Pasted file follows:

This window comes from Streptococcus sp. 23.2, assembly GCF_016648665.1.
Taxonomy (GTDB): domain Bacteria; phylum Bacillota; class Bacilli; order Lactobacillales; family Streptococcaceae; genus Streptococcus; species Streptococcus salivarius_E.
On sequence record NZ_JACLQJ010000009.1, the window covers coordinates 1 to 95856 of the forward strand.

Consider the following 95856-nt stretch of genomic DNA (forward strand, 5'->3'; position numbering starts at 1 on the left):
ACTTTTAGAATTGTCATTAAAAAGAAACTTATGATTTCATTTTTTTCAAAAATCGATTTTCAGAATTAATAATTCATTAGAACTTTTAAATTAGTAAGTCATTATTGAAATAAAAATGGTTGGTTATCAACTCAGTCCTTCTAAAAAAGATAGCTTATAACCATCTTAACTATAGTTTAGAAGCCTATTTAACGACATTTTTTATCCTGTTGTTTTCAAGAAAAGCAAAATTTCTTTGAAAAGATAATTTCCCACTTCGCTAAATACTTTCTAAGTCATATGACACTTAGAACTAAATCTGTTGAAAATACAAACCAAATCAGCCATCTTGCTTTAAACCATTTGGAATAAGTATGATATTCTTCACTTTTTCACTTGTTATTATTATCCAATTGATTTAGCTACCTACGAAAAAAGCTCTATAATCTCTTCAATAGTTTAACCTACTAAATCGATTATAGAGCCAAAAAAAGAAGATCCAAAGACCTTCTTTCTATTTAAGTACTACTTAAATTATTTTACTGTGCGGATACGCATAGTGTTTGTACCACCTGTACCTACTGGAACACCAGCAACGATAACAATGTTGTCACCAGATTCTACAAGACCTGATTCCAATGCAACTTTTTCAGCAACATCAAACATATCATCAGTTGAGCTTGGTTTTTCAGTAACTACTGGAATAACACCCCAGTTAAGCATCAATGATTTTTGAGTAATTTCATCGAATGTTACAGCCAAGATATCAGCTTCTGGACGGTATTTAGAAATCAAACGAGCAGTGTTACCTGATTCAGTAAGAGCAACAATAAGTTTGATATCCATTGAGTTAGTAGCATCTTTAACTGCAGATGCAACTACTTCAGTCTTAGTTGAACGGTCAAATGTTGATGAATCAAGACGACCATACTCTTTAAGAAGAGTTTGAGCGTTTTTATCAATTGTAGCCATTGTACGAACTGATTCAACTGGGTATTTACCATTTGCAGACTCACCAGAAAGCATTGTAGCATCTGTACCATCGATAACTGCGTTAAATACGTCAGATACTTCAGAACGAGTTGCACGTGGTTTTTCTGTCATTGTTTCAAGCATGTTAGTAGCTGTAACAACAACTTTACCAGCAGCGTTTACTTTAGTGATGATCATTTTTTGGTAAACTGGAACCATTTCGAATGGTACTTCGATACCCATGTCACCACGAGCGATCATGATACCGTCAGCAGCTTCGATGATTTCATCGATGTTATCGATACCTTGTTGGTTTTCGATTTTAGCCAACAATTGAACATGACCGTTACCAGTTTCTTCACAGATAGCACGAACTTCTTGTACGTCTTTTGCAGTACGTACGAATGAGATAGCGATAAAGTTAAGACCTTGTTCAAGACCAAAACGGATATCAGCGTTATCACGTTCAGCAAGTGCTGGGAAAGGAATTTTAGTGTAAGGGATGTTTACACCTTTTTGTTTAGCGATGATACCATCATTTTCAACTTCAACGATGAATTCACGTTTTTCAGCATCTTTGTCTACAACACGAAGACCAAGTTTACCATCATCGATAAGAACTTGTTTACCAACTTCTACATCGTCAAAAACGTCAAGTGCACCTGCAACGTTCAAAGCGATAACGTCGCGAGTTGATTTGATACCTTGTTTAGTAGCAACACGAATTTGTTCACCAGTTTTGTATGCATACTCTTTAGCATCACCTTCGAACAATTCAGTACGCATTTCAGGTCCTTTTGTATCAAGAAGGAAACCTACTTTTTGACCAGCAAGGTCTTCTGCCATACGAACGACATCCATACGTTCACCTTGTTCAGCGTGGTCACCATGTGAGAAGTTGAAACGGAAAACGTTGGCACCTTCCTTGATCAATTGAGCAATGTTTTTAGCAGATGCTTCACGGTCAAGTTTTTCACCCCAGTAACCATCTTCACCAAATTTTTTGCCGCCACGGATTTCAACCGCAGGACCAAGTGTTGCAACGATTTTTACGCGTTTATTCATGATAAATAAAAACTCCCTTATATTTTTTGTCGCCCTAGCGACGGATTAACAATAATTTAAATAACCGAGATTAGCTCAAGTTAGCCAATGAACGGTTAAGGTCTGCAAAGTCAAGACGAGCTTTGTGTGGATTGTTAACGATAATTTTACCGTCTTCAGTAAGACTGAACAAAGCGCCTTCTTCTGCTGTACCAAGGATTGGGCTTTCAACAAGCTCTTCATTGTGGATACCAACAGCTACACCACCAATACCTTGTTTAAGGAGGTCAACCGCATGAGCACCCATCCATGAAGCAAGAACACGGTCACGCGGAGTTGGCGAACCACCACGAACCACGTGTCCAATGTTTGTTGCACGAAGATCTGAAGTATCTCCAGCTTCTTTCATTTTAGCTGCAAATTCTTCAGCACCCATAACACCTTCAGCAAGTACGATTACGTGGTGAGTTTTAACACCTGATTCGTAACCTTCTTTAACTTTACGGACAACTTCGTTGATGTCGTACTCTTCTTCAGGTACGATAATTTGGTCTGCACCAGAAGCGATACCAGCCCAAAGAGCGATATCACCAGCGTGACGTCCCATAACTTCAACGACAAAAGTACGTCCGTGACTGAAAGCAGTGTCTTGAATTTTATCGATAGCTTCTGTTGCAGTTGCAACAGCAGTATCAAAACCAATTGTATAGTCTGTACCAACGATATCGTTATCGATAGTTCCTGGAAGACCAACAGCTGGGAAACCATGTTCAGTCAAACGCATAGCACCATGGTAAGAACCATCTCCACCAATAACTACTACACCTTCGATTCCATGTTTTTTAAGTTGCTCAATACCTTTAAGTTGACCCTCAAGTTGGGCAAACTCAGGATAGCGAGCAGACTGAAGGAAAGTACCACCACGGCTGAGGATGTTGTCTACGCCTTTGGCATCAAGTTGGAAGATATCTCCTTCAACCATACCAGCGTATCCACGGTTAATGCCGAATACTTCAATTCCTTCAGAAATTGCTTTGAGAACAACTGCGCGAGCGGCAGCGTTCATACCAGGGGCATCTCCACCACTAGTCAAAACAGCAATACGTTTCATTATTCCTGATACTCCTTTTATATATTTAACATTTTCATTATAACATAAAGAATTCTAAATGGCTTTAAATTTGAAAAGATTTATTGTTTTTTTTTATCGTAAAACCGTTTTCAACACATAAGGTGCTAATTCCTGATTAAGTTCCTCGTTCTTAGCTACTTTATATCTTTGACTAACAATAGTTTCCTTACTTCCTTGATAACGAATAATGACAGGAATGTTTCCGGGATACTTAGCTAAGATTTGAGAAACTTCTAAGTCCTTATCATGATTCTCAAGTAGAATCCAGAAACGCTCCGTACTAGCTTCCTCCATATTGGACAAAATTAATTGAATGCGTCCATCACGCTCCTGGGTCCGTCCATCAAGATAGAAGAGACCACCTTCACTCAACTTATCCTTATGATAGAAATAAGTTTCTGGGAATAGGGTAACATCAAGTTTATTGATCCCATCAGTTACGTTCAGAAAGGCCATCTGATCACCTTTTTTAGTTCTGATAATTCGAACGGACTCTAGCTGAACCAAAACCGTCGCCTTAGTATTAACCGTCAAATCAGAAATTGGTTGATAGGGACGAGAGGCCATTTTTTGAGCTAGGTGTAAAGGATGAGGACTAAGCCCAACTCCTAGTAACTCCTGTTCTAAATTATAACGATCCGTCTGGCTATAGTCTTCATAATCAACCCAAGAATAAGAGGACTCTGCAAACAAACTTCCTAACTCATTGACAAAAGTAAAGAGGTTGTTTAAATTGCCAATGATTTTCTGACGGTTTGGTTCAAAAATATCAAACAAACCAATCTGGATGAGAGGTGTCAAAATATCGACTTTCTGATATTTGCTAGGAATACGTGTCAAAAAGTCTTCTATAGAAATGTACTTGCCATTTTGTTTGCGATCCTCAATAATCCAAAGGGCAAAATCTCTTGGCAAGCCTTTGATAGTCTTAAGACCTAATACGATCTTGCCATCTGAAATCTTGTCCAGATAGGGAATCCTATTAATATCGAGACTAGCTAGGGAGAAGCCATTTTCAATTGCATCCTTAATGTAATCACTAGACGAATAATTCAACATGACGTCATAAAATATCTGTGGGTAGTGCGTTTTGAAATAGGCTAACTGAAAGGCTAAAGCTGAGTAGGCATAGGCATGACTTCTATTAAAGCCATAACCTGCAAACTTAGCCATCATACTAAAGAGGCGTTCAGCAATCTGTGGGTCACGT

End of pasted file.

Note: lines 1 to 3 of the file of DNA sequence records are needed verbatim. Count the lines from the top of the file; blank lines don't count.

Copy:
This window comes from Streptococcus sp. 23.2, assembly GCF_016648665.1.
Taxonomy (GTDB): domain Bacteria; phylum Bacillota; class Bacilli; order Lactobacillales; family Streptococcaceae; genus Streptococcus; species Streptococcus salivarius_E.
On sequence record NZ_JACLQJ010000009.1, the window covers coordinates 1 to 95856 of the forward strand.